The Intersection of Direct Mail and Digital

September 30, 2020

By Bill Duggan


I recently had the pleasure of interviewing Bob Dixon, product technology innovation director at the United States Postal Service, for an ANA event. This Q&A has been lightly edited — view the full conversation here.


Q. Let’s discuss the topic of creative. In my opinion, creative has taken a back seat to media in the advertising industry and that’s unfortunate. USPS has been very proactive in bringing new creative ideas for direct mail to the marketplace. Please discuss some of those ideas.

I think there is a lot of opportunity for creative in direct mail. As a platform mail offers creatives tremendous flexibility to do new things whether we talk about the use of color, the use of new inks or the papers that come along with digital printing. Whether we’re talking about supporting new types of folds and new inks, or we’re talking about embedded technologies that are available. One of the things that I think is just tremendous is video imprint. Receiving a printed mail piece with a video screen embedded in it containing a video message to me is a really great opportunity to merge digital technology with traditional print methods.

Q. That’s interesting because I’m thinking about what I’ve gotten in the mail and I can’t recall a mail piece that had a video somehow embedded. What would be a typical advertising category that might use that? I’m thinking maybe automotive but maybe not.

No, you’re absolutely right. The customers we’ve seen use video imprint are in automotive. It’s a great way to give that virtual test drive via a physical mail piece. Of course, that’s a premium experience so that is being used for your dedicated customers of higher-end automobiles, but it’s still a great hook to give them an experience without them having to leave their homes.

Q. How about QR codes in direct mail? Is that another example of a way to be creative?

We do see a lot of QR codes. We also see near-field communication chips, so not even having to scan the code but just hold your phone up to the mail piece. You hook the attention with a physical mail piece, you bring your phone over to it, and you can launch that digital experience. Again, a great way to use physical mail as the carrier for a digital experience.

Q. At the end of every year, ANA polls our membership to identify the “ANA marketing word of the year.” In 2019, that word was “personalization.” What are some of the new ways that USPS is bringing personalization to direct mail?

I think personalization was a great word to choose. It has a lot of opportunity in a variety of different ways for mail. Certainly, one of the things we talk about a lot lately is retargeting, retargeting direct mail and being able to get someone from their digital experience. Maybe they’ve left an abandoned shopping cart, and follow-up with a postcard or a printed mail piece to encourage a consumer to finish that transaction. There is tremendous opportunity there not only in the retargeting strategy but also in the technology that is being used for retargeting. Digital printing of mail pieces goes beyond just creating those pieces on demand, but gives marketers the opportunity to really customize those pieces to use their creative muscle to make sure that the physical piece as well is personalized to each individual recipient, based on all the rich digital data collected.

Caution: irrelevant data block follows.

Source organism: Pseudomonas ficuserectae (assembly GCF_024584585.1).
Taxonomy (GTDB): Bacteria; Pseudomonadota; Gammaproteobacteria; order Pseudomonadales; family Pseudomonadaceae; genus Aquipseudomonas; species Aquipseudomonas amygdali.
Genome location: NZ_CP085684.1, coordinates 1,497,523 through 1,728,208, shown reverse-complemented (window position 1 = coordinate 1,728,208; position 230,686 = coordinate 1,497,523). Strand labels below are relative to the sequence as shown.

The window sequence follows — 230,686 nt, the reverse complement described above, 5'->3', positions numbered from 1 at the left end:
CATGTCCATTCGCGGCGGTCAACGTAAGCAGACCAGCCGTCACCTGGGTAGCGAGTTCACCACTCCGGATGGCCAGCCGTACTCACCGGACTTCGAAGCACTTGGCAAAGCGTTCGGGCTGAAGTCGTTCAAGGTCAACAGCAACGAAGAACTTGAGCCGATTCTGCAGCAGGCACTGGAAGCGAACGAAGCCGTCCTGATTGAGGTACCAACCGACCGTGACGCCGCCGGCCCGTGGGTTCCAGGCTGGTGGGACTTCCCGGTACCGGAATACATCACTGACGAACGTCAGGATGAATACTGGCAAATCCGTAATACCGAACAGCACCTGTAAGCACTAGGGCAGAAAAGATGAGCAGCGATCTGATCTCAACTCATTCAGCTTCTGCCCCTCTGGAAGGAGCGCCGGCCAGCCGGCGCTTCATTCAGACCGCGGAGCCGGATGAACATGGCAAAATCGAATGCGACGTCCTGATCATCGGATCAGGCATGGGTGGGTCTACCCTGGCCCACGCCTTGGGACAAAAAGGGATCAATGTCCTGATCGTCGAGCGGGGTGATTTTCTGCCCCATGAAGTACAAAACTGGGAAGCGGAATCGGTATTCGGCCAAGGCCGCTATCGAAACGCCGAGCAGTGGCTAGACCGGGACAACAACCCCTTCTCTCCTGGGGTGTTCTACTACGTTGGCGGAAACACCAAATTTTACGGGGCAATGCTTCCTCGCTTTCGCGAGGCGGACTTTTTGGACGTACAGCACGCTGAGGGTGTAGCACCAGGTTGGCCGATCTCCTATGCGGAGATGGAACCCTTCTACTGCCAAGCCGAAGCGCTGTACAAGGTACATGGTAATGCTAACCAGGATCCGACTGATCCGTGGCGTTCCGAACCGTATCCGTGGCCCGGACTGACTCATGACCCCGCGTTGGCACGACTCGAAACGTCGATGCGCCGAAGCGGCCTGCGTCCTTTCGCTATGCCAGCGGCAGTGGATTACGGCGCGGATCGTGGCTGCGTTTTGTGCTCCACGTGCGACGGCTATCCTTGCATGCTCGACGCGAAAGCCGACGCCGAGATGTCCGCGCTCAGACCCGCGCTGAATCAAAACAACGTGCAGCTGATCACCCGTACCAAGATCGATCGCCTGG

Q. We are all familiar with retargeting in a 100 percent digital world. The classic example people talk about is somebody goes to look at a pair of shoes and then keeps seeing that shoe ad for a month or so. Even perhaps after he or she has bought the shoes, and that can be annoying. But in this case when the consumer does get the first experience online the retargeting happens in a direct mail piece. Am I understanding that right? How would you know who saw the online piece and how would you have their mailing address to send something to?

There are third parties that can provide that service to map those email addresses into physical addresses. The Postal Service is also working on a prototype product where we would do that for the marketer. We launched a pilot earlier this summer where for opted-in consumers we mapped their email addresses into their physical addresses. We would never give away your real name and address, but we could give away a code to mail the piece to the consumer without ever compromising their identity. Providing that retargeting but protecting consumer privacy.

Q. There has certainly been an intersection of direct mail and digital. What are some of the key points digital marketers should know about how direct mail can supplement digital campaigns?

I think the first thing I would tell them is lose the concept of the snail. A snail does not actually deliver the mail, it does not actually take that long to produce a mail piece, as long as you’ve planned. I think there is a misconception that the mailing cycle is long. With the technologies available today it does not have to be. Use the same planning you would use for your digital campaigns, the same personalization options are available and mail now has rich data that comes with it especially if you use something like Informed Delivery. We provide, at no additional charge, data about how your mail travels through our network, data about when the physical pieces have been delivered, and with Informed Delivery we can tell you which pieces were seen in Informed Delivery and which pieces were clicked on. All that data can be fed back into the existing tools you’re using to manage your marketing digitally. I think most people probably don’t know that and we’ve worked really hard to make sure that those tools are available so that you can continue to do that really well targeted messaging even with the physical mail.

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